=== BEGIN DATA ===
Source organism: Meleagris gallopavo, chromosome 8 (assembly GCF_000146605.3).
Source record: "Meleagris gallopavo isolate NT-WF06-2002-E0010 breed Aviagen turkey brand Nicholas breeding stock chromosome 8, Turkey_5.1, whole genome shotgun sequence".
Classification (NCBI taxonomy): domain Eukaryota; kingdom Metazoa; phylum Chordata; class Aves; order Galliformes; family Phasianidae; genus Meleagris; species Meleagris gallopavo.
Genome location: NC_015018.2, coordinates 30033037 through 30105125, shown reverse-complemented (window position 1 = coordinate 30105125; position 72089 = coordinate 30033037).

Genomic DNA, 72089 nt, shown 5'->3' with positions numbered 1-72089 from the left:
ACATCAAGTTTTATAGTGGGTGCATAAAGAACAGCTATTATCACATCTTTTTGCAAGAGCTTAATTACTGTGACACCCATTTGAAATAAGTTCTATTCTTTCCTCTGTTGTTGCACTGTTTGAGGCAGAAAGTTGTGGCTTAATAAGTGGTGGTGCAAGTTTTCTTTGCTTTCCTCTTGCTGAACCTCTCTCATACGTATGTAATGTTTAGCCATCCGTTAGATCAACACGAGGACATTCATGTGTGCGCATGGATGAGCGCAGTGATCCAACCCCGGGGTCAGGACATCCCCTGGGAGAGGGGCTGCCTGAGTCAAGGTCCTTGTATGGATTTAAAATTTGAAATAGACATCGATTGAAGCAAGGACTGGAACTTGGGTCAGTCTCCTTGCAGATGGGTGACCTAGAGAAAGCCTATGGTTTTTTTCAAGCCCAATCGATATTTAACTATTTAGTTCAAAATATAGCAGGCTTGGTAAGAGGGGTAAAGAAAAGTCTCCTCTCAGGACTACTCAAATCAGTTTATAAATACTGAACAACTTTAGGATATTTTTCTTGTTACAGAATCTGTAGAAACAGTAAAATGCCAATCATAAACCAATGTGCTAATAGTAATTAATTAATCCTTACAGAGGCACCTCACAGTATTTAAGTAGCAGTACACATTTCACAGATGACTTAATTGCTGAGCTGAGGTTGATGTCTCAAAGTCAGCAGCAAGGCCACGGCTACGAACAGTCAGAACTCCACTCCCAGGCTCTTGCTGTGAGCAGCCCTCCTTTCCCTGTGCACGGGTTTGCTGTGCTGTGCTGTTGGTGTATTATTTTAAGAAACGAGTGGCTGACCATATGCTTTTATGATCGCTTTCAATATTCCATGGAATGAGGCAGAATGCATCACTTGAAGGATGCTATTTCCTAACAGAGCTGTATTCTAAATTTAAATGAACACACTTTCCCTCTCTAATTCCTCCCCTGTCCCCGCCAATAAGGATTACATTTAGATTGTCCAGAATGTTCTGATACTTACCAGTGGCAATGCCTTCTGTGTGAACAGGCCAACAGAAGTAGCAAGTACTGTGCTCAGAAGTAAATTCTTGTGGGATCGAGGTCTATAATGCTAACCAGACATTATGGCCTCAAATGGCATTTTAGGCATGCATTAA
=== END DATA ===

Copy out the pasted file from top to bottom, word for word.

Source organism: Meleagris gallopavo, chromosome 8 (assembly GCF_000146605.3).
Source record: "Meleagris gallopavo isolate NT-WF06-2002-E0010 breed Aviagen turkey brand Nicholas breeding stock chromosome 8, Turkey_5.1, whole genome shotgun sequence".
Classification (NCBI taxonomy): domain Eukaryota; kingdom Metazoa; phylum Chordata; class Aves; order Galliformes; family Phasianidae; genus Meleagris; species Meleagris gallopavo.
Genome location: NC_015018.2, coordinates 30033037 through 30105125, shown reverse-complemented (window position 1 = coordinate 30105125; position 72089 = coordinate 30033037).

Genomic DNA, 72089 nt, shown 5'->3' with positions numbered 1-72089 from the left:
ACATCAAGTTTTATAGTGGGTGCATAAAGAACAGCTATTATCACATCTTTTTGCAAGAGCTTAATTACTGTGACACCCATTTGAAATAAGTTCTATTCTTTCCTCTGTTGTTGCACTGTTTGAGGCAGAAAGTTGTGGCTTAATAAGTGGTGGTGCAAGTTTTCTTTGCTTTCCTCTTGCTGAACCTCTCTCATACGTATGTAATGTTTAGCCATCCGTTAGATCAACACGAGGACATTCATGTGTGCGCATGGATGAGCGCAGTGATCCAACCCCGGGGTCAGGACATCCCCTGGGAGAGGGGCTGCCTGAGTCAAGGTCCTTGTATGGATTTAAAATTTGAAATAGACATCGATTGAAGCAAGGACTGGAACTTGGGTCAGTCTCCTTGCAGATGGGTGACCTAGAGAAAGCCTATGGTTTTTTTCAAGCCCAATCGATATTTAACTATTTAGTTCAAAATATAGCAGGCTTGGTAAGAGGGGTAAAGAAAAGTCTCCTCTCAGGACTACTCAAATCAGTTTATAAATACTGAACAACTTTAGGATATTTTTCTTGTTACAGAATCTGTAGAAACAGTAAAATGCCAATCATAAACCAATGTGCTAATAGTAATTAATTAATCCTTACAGAGGCACCTCACAGTATTTAAGTAGCAGTACACATTTCACAGATGACTTAATTGCTGAGCTGAGGTTGATGTCTCAAAGTCAGCAGCAAGGCCACGGCTACGAACAGTCAGAACTCCACTCCCAGGCTCTTGCTGTGAGCAGCCCTCCTTTCCCTGTGCACGGGTTTGCTGTGCTGTGCTGTTGGTGTATTATTTTAAGAAACGAGTGGCTGACCATATGCTTTTATGATCGCTTTCAATATTCCATGGAATGAGGCAGAATGCATCACTTGAAGGATGCTATTTCCTAACAGAGCTGTATTCTAAATTTAAATGAACACACTTTCCCTCTCTAATTCCTCCCCTGTCCCCGCCAATAAGGATTACATTTAGATTGTCCAGAATGTTCTGATACTTACCAGTGGCAATGCCTTCTGTGTGAACAGGCCAACAGAAGTAGCAAGTACTGTGCTCAGAAGTAAATTCTTGTGGGATCGAGGTCTATAATGCTAACCAGACATTATGGCCTCAAATGGCATTTTAGGCATGCATTAA